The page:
The transition to web-based news continues to divorce journalists from their paychecks. The Times-Picayune is just the latest example. By Walter Pierce
“Saddle up the dinosaurs, we’re riding to Chernobyl!”
The depressing chime of the death knell for daily newspapers — with an emphasis on paper — took on a shriller, more fretful tone last week when the venerable Times-Picayune, the Pulitzer-winning daily that has been the dominant source of news in the Crescent City for more than a century, announced it will cut its circulation down to three days this fall and focus its energy and resources on digital news.
By year’s end a paper version of the Times-Pic will be available only on Wednesdays, Fridays and Sundays. No more Monday recaps of Saints games in print. And let’s imagine the frantic raids on recycling bins next crawfish season in the metro area. Can you even have a crawfish boil and not cover the table with newspaper?
It also means that tens of thousands of New Orleanians who were habituated to life’s daily pulse in the 20th century — folks over 50, let’s say — will have to make a wrenching transition to this new(s) reality. And unfortunately the T-P’s brave new world will not be realized without layoffs, likely significant layoffs.
Like the Titanic’s band, the paper’s editors played as lively a tune as possible when they announced the changes last Thursday, citing the company’s incoming president: “[T]he need to reallocate resources to accelerate the digital growth of NOLA Media Group will result in a reduction in the size of the workforce.”
Gannett, parent company of The Daily Advertiser, is no stranger to reallocating resources. Just ask the hundreds nationally and dozens locally laid off over the last few years as the media behemoth adjusts to the digital age. Gannett, too, is repositioning itself to focus on digital delivery. Fortunately our local daily will remain daily, at least for now.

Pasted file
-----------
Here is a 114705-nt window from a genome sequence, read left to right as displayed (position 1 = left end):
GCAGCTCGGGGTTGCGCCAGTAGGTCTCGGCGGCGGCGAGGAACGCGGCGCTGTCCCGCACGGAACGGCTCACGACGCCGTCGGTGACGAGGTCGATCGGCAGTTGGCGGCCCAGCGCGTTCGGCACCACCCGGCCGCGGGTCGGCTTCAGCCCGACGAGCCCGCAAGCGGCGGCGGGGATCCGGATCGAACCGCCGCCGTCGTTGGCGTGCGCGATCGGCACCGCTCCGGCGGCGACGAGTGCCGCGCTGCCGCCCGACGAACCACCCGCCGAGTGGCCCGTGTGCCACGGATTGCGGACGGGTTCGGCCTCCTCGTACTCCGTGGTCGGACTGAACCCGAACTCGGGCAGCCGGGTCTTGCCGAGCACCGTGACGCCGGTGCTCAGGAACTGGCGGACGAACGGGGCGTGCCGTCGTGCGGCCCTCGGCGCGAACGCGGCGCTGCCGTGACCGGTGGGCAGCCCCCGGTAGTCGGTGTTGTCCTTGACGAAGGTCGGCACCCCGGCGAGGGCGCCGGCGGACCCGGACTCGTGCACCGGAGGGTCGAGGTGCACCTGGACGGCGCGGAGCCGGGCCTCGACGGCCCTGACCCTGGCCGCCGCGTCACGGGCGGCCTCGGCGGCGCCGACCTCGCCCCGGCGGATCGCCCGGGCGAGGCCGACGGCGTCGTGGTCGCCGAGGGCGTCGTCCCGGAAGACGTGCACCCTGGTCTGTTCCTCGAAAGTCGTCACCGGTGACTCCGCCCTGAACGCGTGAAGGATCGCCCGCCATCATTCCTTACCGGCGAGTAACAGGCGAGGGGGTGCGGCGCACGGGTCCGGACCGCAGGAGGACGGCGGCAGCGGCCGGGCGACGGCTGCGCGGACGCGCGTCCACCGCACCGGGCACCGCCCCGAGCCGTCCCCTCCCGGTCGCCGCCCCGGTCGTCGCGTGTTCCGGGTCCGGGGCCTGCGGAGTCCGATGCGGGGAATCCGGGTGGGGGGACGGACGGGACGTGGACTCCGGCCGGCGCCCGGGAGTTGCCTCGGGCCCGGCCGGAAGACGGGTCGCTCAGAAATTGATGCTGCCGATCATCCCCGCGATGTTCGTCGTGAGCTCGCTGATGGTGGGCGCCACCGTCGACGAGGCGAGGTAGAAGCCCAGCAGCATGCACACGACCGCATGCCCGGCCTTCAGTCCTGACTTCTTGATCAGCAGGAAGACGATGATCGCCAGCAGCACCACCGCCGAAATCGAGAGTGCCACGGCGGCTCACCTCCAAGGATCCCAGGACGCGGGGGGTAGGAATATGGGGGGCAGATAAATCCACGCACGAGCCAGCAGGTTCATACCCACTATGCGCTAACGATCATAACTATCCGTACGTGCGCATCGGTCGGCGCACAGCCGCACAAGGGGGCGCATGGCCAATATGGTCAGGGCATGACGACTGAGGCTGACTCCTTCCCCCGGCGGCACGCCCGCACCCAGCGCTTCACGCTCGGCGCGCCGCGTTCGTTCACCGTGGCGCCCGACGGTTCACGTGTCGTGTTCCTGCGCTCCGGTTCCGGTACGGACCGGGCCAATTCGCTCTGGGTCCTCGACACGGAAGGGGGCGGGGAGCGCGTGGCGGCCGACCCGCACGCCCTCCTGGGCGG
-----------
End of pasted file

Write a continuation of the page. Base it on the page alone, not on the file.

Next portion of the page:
Citing sources, New Orleans weekly Gambit reported that the T-P newsroom staff will likely be reduced by a third, and those employees learned of their march to the guillotine from a New York Times article that broke online at 11:30 p.m. last Wednesday. The Times-Pic brass announced the changes hours later after its hand was forced, and Gambit further reported that only a select number of management personnel were privy to the downsizing before it was announced.
The knell signaling the end of daily newspapers as we know them has been ringing for at least a decade, and newspapers themselves share the blame for their precipitously declining health. When the World Wide Web became a necessary application of news gathering, most papers made their locally generated content free on their newfangled websites. How could they not? In cities with two competing dailies — what a relic of the 20th century! — if you didn’t make your content free and your competitor did, you were at a significant disadvantage.